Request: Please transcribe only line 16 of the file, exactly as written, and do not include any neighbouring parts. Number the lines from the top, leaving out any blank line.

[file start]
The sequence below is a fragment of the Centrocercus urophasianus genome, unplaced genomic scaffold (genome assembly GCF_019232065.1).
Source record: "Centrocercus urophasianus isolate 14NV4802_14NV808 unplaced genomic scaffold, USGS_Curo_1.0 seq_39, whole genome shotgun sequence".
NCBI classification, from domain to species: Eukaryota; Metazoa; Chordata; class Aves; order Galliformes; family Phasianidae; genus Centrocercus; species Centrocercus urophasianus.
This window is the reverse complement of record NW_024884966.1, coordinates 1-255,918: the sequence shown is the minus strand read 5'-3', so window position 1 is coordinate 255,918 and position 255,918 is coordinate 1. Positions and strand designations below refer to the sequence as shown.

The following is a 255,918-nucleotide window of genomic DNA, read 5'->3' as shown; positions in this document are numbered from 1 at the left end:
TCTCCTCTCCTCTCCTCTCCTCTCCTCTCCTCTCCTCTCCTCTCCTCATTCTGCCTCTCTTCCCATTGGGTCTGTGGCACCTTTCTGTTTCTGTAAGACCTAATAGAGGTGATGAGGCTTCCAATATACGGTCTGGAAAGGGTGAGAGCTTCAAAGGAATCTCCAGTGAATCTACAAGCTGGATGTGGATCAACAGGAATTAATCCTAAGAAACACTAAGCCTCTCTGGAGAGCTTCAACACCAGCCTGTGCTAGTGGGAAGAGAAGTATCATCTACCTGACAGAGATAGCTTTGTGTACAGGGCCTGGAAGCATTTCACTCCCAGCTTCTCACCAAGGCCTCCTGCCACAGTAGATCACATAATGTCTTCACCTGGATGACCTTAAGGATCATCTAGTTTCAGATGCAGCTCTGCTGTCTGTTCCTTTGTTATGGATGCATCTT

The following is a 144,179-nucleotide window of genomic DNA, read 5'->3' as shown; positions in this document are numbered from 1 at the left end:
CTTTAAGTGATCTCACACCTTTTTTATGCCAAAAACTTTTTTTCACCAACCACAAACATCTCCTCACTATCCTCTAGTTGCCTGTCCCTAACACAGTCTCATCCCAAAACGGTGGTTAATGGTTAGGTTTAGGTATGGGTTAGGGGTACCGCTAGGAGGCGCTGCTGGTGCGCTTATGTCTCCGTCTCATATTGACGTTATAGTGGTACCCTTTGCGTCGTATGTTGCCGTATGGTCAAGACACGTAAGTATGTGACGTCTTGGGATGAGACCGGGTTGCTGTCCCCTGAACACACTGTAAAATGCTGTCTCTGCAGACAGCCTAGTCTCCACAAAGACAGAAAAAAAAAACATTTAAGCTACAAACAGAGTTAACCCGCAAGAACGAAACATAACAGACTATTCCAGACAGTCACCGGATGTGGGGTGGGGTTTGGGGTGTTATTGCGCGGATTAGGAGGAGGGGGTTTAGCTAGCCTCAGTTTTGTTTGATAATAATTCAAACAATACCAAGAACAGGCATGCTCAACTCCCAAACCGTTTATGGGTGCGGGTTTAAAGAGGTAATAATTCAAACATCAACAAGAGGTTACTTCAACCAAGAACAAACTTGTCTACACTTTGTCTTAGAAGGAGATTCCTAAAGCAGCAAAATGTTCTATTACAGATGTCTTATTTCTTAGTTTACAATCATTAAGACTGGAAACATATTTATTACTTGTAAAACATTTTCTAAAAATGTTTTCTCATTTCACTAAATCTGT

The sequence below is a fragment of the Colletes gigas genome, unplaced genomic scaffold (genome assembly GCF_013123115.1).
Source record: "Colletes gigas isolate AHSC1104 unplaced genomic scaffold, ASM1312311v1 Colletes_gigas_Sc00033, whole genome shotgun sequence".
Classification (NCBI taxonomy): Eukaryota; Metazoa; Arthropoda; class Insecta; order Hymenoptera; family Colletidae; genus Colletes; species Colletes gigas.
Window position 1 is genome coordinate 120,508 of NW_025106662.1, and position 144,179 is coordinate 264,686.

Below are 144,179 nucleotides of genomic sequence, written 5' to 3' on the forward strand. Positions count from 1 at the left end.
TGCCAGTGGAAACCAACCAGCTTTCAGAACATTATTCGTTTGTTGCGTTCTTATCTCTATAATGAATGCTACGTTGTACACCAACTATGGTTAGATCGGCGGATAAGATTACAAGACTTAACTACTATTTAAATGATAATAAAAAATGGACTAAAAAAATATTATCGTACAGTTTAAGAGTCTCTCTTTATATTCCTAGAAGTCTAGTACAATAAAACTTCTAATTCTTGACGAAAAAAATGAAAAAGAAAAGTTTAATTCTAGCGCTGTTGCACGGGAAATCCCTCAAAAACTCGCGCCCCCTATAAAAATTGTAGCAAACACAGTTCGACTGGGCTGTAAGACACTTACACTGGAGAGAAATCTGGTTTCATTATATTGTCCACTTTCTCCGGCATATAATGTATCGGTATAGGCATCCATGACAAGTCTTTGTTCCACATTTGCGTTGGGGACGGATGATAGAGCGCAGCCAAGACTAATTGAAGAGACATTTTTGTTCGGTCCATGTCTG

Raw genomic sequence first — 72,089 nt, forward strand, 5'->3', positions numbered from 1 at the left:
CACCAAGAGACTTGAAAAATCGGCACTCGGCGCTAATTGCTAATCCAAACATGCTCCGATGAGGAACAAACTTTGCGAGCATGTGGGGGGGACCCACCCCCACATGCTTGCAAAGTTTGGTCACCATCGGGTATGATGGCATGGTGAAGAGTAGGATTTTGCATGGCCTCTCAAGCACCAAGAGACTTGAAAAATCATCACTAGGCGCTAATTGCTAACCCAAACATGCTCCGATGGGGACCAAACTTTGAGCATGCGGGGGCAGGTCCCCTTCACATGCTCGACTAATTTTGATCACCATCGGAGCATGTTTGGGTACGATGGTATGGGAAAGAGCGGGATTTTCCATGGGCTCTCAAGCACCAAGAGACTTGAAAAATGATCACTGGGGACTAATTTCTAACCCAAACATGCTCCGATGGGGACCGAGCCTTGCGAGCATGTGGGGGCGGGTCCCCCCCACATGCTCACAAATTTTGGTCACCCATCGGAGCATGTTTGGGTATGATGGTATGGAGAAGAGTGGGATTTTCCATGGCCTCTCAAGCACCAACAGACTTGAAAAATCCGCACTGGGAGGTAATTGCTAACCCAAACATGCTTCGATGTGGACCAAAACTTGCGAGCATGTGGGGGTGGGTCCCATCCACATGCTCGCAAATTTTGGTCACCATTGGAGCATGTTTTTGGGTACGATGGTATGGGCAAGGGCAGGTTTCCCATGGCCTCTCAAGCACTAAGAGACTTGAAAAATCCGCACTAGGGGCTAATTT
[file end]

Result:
CACCAAGAGACTTGAAAAATCGGCACTCGGCGCTAATTGCTAATCCAAACATGCTCCGATGAGGAACAAACTTTGCGAGCATGTGGGGGGGACCCACCCCCACATGCTTGCAAAGTTTGGTCACCATCGGGTATGATGGCATGGTGAAGAGTAGGATTTTGCATGGCCTCTCAAGCACCAAGAGACTTGAAAAATCATCACTAGGCGCTAATTGCTAACCCAAACATGCTCCGATGGGGACCAAACTTTGAGCATGCGGGGGCAGGTCCCCTTCACATGCTCGACTAATTTTGATCACCATCGGAGCATGTTTGGGTACGATGGTATGGGAAAGAGCGGGATTTTCCATGGGCTCTCAAGCACCAAGAGACTTGAAAAATGATCACTGGGGACTAATTTCTAACCCAAACATGCTCCGATGGGGACCGAGCCTTGCGAGCATGTGGGGGCGGGTCCCCCCCACATGCTCACAAATTTTGGTCACCCATCGGAGCATGTTTGGGTATGATGGTATGGAGAAGAGTGGGATTTTCCATGGCCTCTCAAGCACCAACAGACTTGAAAAATCCGCACTGGGAGGTAATTGCTAACCCAAACATGCTTCGATGTGGACCAAAACTTGCGAGCATGTGGGGGTGGGTCCCATCCACATGCTCGCAAATTTTGGTCACCATTGGAGCATGTTTTTGGGTACGATGGTATGGGCAAGGGCAGGTTTCCCATGGCCTCTCAAGCACTAAGAGACTTGAAAAATCCGCACTAGGGGCTAATTT